Although LIHTC projects are only required to have 40 percent of their units meet program affordability requirements, nearly all LIHTC developers go for 100 percent affordability to maximize the amount of credits they are eligible for. Mixed-income applications struggle to compete for credits against all-affordable proposals because they promise fewer units at the lowest income limits.

This is what Mills suspects is happening to her mixed-income project. After several failed applications, and facing a lot of carrying costs for land already purchased, Mills says the organization considered trying to develop it entirely with private funds, but “the entire site has been purchased with money based on a LIHTC execution. . . . All of the contracts would have to be undone.” Even with partial private financing, her organization would likely have to give back some public money in order to accept the private money, she says. “It turns out to be extremely messy.” They are still trying to assemble the financing.

LIHTC solves “fundamentally a multifamily problem,” says ReBUILD’s Closkey. “And if you look at many places, the residential distribution of housing between multi and single family is not weighted towards multifamily residential, it’s weighted towards single-family residential. And in places like Baltimore, vacancy is fundamentally a single-family problem.” As a rental-only program with high overhead costs, LIHTC doesn’t work at all for homeownership projects—and it is hard to make scattered site, mixed-income, or even smaller multifamily pencil out or be competitive. But those kinds of projects, or even smaller multifamily buildings, are how ReBUILD would like to address vacancy. “Mid-rise 4-story buildings is what, essentially, we are financing [with LIHTC],” Closkey notes. “The projects that are getting funded are pretty consistently a very similar product.”

In theory, LIHTC can be massaged to serve many uses, if only those projects can make it through the application process and layer in enough other funding mechanisms. But those are some pretty big ifs, and they’re challenging to make work. “Obviously, you can layer vouchers . . . into these things, or you can get rental assistance funding,” says Metcalf. “But it’s not set up to do that.”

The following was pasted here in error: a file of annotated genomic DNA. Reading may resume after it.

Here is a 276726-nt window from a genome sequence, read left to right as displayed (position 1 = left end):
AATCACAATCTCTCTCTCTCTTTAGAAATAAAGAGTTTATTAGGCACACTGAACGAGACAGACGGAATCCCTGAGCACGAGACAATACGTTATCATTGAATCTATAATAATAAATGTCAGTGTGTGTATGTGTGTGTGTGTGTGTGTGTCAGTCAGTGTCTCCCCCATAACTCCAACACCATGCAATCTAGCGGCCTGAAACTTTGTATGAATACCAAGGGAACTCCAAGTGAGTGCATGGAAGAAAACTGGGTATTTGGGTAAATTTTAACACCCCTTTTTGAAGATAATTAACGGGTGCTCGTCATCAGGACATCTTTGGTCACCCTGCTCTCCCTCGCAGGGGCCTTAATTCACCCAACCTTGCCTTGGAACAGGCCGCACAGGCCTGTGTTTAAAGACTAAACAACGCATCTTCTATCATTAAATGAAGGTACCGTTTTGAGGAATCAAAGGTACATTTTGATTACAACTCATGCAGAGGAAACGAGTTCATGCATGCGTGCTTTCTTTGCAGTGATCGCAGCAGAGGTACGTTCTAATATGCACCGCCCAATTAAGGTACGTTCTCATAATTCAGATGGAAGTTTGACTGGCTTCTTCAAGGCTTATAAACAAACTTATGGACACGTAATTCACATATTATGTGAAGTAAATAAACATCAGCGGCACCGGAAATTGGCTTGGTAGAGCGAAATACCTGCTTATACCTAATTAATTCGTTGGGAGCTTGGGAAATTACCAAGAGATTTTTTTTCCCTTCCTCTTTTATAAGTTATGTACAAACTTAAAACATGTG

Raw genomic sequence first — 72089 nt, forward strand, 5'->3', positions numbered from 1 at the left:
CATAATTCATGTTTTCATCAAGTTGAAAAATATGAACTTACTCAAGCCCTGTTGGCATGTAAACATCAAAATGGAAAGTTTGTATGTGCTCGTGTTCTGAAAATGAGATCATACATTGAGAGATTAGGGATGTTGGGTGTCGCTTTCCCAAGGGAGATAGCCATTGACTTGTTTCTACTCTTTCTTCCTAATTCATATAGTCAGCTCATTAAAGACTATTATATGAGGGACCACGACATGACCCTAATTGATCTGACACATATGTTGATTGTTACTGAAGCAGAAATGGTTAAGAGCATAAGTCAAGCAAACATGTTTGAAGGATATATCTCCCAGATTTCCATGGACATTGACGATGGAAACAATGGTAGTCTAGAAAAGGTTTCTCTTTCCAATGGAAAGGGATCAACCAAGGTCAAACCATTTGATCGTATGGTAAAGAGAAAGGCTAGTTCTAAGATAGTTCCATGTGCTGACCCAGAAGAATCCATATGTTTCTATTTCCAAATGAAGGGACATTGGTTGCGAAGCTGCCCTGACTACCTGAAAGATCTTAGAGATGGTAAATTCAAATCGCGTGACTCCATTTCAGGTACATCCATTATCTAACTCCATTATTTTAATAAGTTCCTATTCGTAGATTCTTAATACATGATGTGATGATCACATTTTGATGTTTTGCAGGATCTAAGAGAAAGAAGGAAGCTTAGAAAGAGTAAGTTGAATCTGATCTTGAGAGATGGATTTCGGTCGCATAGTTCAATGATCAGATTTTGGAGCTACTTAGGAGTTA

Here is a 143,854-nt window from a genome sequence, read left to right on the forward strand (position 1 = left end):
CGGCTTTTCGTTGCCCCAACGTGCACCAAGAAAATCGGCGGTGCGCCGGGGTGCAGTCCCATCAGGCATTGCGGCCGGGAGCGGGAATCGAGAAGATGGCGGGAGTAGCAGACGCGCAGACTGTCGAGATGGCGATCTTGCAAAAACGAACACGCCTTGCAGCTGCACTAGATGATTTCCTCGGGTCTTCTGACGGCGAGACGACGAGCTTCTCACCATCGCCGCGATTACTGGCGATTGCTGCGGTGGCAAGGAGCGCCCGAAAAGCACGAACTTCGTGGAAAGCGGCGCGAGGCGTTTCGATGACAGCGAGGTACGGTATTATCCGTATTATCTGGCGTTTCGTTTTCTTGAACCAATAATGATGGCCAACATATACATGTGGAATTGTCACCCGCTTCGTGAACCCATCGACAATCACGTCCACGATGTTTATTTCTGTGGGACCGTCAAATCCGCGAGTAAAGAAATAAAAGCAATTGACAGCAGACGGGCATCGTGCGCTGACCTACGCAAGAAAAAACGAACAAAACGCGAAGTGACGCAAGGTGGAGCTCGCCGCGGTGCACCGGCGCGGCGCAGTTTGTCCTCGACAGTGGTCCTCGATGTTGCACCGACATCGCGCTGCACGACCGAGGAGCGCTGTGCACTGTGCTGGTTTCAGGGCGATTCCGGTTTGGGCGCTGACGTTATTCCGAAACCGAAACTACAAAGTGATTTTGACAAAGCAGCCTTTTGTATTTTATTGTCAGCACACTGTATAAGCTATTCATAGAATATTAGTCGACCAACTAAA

It wouldn’t be a problem that LIHTC is only set up to do one thing, if it weren’t eating up such a large portion of affordable housing financing. But its industry dominance is making it very hard to address other housing needs. “When you have multiple different types of housing problems, and you have a single type of housing finance solution, it would be reasonable to assume that that’s not a great match,” says Closkey.

it limits innovation

Another way LIHTC’s omnipresence constrains the affordable housing world is that its standards, expectations, and procedures apply to projects that don’t even use it. This is because the program is so ubiquitous that most other funding sources are structured with the assumption that they are providing leverage for a tax credit development. As a result, says Tom De Simone, president/CEO of Genesis LA, a community development financial institution (CDFI) in Los Angeles, “all the other leverage sources have kind of glommed on to their rules and design requirements.”

“All financing is aligning around LIHTC,” agrees Seltzer. “I see it at the local level with these subordinate soft financing programs . . . in the Notices of Funding Availability . . . the gap-solving money from cities. It is [all] designed to fit the tax credit.”

De Simone describes how this state of affairs funnels tax credit money toward projects that shy away from innovation: “If you’re trying to innovate in the area of scale or project size, or if you’re trying to bring in more private capital, you might have to do certain things . . . to make the project viable. And then you start running up against the rules that maybe even just your one public source now has, because it’s tied to a system that expects your entire project to be [LIHTC]-financed.”

Because of this, “you can’t ever make these give-and-take kind of concessions in projects to try different things,” De Simone says, adding that “it really stymies alternative housing models and approaches.” Shared housing—which frontline providers say can work well for certain populations but cannot be funded by many public sources—is one example of something that rarely gets implemented despite its promise, he says.

De Simone notes that 10 percent of Measure HHH funding in Los Angeles was supposed to support “alternative” projects, but most projects he’s familiar with reverted to a standard LIHTC path after the COVID-19 pandemic raised construction costs. “What I think happens overall in the system is you have to design your project to the most regulated funding source because you don’t know what source you’re ultimately going to need,” he says. “And so these buildings become kind of one size fits all.”

Seltzer agrees. “People are only going to do LIHTC-qualified projects” even if they aren’t committed to using tax credits, she says, “because if they’re pursuing multiple [funding] sources at once, they need to make sure that they’re not canceling out the potential for it to look good for a tax credit investment.”